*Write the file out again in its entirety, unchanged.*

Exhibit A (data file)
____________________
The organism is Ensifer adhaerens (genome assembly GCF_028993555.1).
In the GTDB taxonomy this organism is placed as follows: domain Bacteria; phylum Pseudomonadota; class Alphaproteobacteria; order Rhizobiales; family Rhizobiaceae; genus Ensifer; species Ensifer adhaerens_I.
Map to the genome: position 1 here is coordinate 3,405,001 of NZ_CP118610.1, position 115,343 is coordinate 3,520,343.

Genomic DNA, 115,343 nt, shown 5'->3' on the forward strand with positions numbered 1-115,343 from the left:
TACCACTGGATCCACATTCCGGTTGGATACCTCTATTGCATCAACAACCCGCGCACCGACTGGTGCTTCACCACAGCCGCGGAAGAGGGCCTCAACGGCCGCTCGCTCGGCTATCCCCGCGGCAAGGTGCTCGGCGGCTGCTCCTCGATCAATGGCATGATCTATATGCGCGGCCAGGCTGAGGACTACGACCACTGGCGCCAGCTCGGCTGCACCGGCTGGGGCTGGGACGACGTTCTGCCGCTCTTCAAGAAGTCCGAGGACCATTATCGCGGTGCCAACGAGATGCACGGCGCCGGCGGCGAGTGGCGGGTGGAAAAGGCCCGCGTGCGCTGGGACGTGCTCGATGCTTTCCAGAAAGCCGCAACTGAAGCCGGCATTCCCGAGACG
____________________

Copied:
The organism is Ensifer adhaerens (genome assembly GCF_028993555.1).
In the GTDB taxonomy this organism is placed as follows: domain Bacteria; phylum Pseudomonadota; class Alphaproteobacteria; order Rhizobiales; family Rhizobiaceae; genus Ensifer; species Ensifer adhaerens_I.
Map to the genome: position 1 here is coordinate 3,405,001 of NZ_CP118610.1, position 115,343 is coordinate 3,520,343.

Genomic DNA, 115,343 nt, shown 5'->3' on the forward strand with positions numbered 1-115,343 from the left:
TACCACTGGATCCACATTCCGGTTGGATACCTCTATTGCATCAACAACCCGCGCACCGACTGGTGCTTCACCACAGCCGCGGAAGAGGGCCTCAACGGCCGCTCGCTCGGCTATCCCCGCGGCAAGGTGCTCGGCGGCTGCTCCTCGATCAATGGCATGATCTATATGCGCGGCCAGGCTGAGGACTACGACCACTGGCGCCAGCTCGGCTGCACCGGCTGGGGCTGGGACGACGTTCTGCCGCTCTTCAAGAAGTCCGAGGACCATTATCGCGGTGCCAACGAGATGCACGGCGCCGGCGGCGAGTGGCGGGTGGAAAAGGCCCGCGTGCGCTGGGACGTGCTCGATGCTTTCCAGAAAGCCGCAACTGAAGCCGGCATTCCCGAGACG